Burgers, fries, and milkshakes from McDonald’s may still have the same calorie count, but their environmental impact is set to shrink following an announcement by the fast food giant on Tuesday that it plans to eliminate deforestation from its global supply chains by 2030 at the latest.
McDonald’s says its commitment is effectively immediately and it will begin work to ensure nothing in its supply chain is linked to deforestation. It will prioritise products such as beef, coffee, palm oil, poultry, and paper packaging.
The company’s announcement follows recent promises by Yum! Brands (which owns food chains like Kentucky Fried Chicken and Pizza Hut), Dunkin’ Donuts and Krispy Kreme, to ensure that the palm oil they use are not grown on illegally cleared forest land.
McDonald’s move was welcomed by environmental campaigners, with Greenpeace noting that the company is the first among fast food companies to pledge to eliminate deforestation across its entire global supply chain.
“This policy sets a new benchmark for the fast food industry, although McDonald’s still needs to set clear deadlines for delivering on its promises to ensure that change really happens on the ground,” said Greenpeace in a statementon Thursday.
Lael Goodman, analyst at American think-tank Union of Concerned Scientists’ Tropical Forest and Climate Initiative, added: “McDonald’s announcement has the potential to create a ‘new normal,’ where fast food brands sourcing forest-produced commodities demand deforestation-free products.”
McDonald’s will announce time-bound deforestation-free targets for each of its commodities this year, and that this commitment is applicable to its entire supply chain, which includes 3,100 direct suppliers and a wider network of indirect providers.
Its vendors will have to prove that no deforestation is carried out on primary forests or areas of high conservation value, that peatlands are left untouched, human rights are upheld, and that the rights of local communities are respected, among other rules.
David McLaughlin, vice president of sustainable food, World Wide Fund for Nature (WWF), said that “this will lead to real conservation impacts on the ground, and we hope that this commitment will inspire other companies to take action”.
With more than 36,200 outlets in almost 120 countries around the world, McDonald’s is one of the world’s largest fast food companies. It has over the years been the target of numerous activist campaigns on issues such as food safety, nutrition, and the environment.
For example, Greenpeace campaigners in 2006 released numerous reports outlining how McDonald’s was driving deforestation in the Amazon rainforest in South America through its purchase of soya beans from global agribusiness Cargill. These beans were grown on cleared forest land, Greenpeace had alleged.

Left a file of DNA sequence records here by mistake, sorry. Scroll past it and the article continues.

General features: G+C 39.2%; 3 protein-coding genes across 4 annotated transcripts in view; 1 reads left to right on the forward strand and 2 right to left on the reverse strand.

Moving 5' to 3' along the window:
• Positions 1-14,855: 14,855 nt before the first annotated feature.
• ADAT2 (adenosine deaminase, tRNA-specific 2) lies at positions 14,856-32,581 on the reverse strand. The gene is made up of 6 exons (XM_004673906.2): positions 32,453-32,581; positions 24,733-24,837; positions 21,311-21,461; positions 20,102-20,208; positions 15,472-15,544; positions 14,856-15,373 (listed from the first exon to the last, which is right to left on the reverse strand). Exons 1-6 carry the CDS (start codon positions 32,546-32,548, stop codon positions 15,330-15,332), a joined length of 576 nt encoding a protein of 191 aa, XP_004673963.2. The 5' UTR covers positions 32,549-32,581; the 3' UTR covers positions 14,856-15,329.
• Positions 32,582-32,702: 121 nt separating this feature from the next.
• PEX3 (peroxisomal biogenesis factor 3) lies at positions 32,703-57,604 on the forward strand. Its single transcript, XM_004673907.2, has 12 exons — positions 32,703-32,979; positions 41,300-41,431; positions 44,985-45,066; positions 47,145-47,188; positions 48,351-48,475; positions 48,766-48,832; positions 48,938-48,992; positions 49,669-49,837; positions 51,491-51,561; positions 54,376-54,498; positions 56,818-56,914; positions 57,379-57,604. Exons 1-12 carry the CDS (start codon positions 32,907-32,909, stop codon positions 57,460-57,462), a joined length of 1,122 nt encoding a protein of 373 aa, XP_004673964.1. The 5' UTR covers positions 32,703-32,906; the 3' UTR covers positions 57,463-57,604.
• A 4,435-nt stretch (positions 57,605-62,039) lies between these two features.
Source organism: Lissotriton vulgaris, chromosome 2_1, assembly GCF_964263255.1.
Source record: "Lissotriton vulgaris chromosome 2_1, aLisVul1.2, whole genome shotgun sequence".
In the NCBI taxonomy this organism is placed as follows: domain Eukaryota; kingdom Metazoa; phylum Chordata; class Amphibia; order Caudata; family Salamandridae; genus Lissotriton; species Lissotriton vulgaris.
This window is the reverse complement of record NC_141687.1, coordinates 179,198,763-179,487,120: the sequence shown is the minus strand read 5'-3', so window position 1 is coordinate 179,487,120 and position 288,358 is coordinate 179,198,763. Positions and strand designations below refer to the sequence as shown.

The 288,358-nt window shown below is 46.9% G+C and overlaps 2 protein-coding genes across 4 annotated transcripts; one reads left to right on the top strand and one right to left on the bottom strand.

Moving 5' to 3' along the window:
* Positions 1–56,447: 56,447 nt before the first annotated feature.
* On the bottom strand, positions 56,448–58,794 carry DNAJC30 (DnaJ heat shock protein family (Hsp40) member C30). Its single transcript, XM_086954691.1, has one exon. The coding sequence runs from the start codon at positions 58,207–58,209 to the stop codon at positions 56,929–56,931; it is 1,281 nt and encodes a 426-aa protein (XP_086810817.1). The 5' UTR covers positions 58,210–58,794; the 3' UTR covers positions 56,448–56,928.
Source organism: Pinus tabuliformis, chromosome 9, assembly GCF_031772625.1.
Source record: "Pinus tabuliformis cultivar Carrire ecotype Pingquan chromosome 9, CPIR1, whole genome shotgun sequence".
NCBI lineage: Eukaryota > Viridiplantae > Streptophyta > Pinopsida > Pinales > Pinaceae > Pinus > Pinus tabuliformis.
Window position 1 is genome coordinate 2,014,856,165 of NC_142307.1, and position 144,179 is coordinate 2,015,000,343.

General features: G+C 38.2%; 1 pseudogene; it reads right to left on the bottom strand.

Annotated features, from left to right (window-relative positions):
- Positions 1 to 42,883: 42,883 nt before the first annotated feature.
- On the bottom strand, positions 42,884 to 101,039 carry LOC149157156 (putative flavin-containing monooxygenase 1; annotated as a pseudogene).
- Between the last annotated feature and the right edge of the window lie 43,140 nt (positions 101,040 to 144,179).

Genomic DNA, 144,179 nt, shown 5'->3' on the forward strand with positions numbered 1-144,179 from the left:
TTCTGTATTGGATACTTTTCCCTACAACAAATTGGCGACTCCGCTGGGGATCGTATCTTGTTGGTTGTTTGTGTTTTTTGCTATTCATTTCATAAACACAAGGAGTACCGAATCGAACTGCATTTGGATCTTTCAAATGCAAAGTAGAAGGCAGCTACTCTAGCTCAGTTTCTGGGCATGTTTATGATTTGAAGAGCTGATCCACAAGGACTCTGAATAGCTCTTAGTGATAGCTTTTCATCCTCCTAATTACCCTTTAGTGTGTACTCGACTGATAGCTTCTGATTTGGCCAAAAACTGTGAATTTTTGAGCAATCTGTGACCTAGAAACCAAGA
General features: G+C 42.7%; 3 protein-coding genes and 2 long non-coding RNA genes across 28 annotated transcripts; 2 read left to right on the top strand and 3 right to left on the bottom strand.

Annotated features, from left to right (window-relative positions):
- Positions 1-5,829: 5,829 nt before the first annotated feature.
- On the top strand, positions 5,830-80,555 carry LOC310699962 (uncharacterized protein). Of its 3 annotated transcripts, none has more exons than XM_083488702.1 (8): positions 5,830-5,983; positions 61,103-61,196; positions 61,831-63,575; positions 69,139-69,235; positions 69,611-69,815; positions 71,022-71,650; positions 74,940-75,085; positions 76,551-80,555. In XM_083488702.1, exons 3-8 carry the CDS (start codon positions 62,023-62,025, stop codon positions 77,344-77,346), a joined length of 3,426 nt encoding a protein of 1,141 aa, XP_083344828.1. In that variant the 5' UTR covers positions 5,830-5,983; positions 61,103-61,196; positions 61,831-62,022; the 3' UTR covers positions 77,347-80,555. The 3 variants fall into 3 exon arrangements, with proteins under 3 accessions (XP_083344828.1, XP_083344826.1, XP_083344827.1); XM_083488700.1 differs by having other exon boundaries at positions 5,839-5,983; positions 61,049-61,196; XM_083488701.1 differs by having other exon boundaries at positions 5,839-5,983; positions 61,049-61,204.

McDonald’s announcement has the potential to create a ‘new normal,’ where fast food brands sourcing forest-produced commodities demand deforestation-free products.
Lael Goodman, analyst, Union of Concerned Scientists
The soya beans were used as animal feed for the chickens, pigs, and cows that end up in McDonald’s burgers and nuggets.
As a result of the campaign, McDonald’s eventually stoped buying animals fed on soya beans grown on newly-deforested areas of the Amazon.
While McDonald’s has taken steps to address the soya beans issue since the activist campaign, Greenpeace noted in its statement that “plenty of its competitors have made no effort to address their beef, poultry or soy supply.”
The company’s other efforts include a pledge to begin purchasing ‘verified sustainable’ beef and coffee by 2016 and 2020 respectively, using paper packaging from recycled or sustainable sources, and use 100 per cent sustainable palm oil by 2020.
McDonald’s also signed the New York Declaration on Forests at last year’s UN Climate Summit, where companies pledged to help achieve the global goal of cutting forest loss by half by 2020, and ending it altogether by 2030.
Other signatories included consumer goods giants Unilever and Procter & Gamble, and palm oil companies Wilmar and Sime Darby.
Francesca DeBiase, senior vice president of McDonald’s worldwide supply chain and sustainability, said that the company’s latest commitment to end deforestation “demonstrates another major step for McDonald’s as we work to increasingly embed sustainability throughout our global business”.
“Making this pledge is the right thing to do for our company, the planet and the communities in which our supply chain operates,” she added.
Despite the optimising surrounding this commitment, observers noted that the true measure of its worth will be in its implementation.
“To force real change, McDonald’s must demonstrate real action in the form of strong individual commodity commitments and on-the-ground follow through, said Goodman.
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